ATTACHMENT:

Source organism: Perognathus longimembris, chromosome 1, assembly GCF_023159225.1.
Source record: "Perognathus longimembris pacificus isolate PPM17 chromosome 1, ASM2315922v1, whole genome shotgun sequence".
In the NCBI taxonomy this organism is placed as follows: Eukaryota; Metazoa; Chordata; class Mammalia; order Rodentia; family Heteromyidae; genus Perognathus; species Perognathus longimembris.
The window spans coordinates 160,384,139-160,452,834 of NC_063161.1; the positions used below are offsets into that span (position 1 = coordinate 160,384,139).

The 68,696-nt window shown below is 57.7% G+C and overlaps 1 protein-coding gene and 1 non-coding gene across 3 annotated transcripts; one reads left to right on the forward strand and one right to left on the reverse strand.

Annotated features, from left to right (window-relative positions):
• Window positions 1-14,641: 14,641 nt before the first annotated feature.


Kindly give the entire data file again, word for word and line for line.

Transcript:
Source organism: Perognathus longimembris, chromosome 1, assembly GCF_023159225.1.
Source record: "Perognathus longimembris pacificus isolate PPM17 chromosome 1, ASM2315922v1, whole genome shotgun sequence".
In the NCBI taxonomy this organism is placed as follows: Eukaryota; Metazoa; Chordata; class Mammalia; order Rodentia; family Heteromyidae; genus Perognathus; species Perognathus longimembris.
The window spans coordinates 160,384,139-160,452,834 of NC_063161.1; the positions used below are offsets into that span (position 1 = coordinate 160,384,139).

The 68,696-nt window shown below is 57.7% G+C and overlaps 1 protein-coding gene and 1 non-coding gene across 3 annotated transcripts; one reads left to right on the forward strand and one right to left on the reverse strand.

Annotated features, from left to right (window-relative positions):
• Window positions 1-14,641: 14,641 nt before the first annotated feature.